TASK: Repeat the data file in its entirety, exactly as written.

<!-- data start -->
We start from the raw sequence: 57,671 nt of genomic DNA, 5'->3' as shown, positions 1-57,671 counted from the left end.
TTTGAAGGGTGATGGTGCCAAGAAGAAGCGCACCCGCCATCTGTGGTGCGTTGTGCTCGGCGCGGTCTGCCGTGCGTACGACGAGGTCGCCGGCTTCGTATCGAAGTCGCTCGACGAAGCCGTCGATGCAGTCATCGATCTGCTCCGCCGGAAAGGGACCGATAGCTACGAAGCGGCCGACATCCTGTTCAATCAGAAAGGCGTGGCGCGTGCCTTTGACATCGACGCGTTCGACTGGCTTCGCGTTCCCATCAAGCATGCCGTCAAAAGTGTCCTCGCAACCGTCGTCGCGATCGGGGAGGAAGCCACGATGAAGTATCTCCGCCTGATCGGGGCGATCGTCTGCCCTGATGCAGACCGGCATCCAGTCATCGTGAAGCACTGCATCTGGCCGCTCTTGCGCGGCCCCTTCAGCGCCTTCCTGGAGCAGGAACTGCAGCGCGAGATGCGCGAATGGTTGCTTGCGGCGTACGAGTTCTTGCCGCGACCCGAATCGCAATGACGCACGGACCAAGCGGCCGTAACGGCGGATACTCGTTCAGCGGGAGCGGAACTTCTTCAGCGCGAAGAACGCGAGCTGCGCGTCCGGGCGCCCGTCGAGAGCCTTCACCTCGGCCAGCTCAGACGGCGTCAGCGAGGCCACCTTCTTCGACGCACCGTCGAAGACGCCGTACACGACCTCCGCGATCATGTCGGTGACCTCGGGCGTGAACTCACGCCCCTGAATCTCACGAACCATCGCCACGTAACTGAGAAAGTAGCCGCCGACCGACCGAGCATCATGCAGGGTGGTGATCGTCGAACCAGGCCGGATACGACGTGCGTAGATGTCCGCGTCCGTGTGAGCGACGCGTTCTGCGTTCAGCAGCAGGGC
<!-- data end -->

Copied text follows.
We start from the raw sequence: 57,671 nt of genomic DNA, 5'->3' as shown, positions 1-57,671 counted from the left end.
TTTGAAGGGTGATGGTGCCAAGAAGAAGCGCACCCGCCATCTGTGGTGCGTTGTGCTCGGCGCGGTCTGCCGTGCGTACGACGAGGTCGCCGGCTTCGTATCGAAGTCGCTCGACGAAGCCGTCGATGCAGTCATCGATCTGCTCCGCCGGAAAGGGACCGATAGCTACGAAGCGGCCGACATCCTGTTCAATCAGAAAGGCGTGGCGCGTGCCTTTGACATCGACGCGTTCGACTGGCTTCGCGTTCCCATCAAGCATGCCGTCAAAAGTGTCCTCGCAACCGTCGTCGCGATCGGGGAGGAAGCCACGATGAAGTATCTCCGCCTGATCGGGGCGATCGTCTGCCCTGATGCAGACCGGCATCCAGTCATCGTGAAGCACTGCATCTGGCCGCTCTTGCGCGGCCCCTTCAGCGCCTTCCTGGAGCAGGAACTGCAGCGCGAGATGCGCGAATGGTTGCTTGCGGCGTACGAGTTCTTGCCGCGACCCGAATCGCAATGACGCACGGACCAAGCGGCCGTAACGGCGGATACTCGTTCAGCGGGAGCGGAACTTCTTCAGCGCGAAGAACGCGAGCTGCGCGTCCGGGCGCCCGTCGAGAGCCTTCACCTCGGCCAGCTCAGACGGCGTCAGCGAGGCCACCTTCTTCGACGCACCGTCGAAGACGCCGTACACGACCTCCGCGATCATGTCGGTGACCTCGGGCGTGAACTCACGCCCCTGAATCTCACGAACCATCGCCACGTAACTGAGAAAGTAGCCGCCGACCGACCGAGCATCATGCAGGGTGGTGATCGTCGAACCAGGCCGGATACGACGTGCGTAGATGTCCGCGTCCGTGTGAGCGACGCGTTCTGCGTTCAGCAGCAGGGC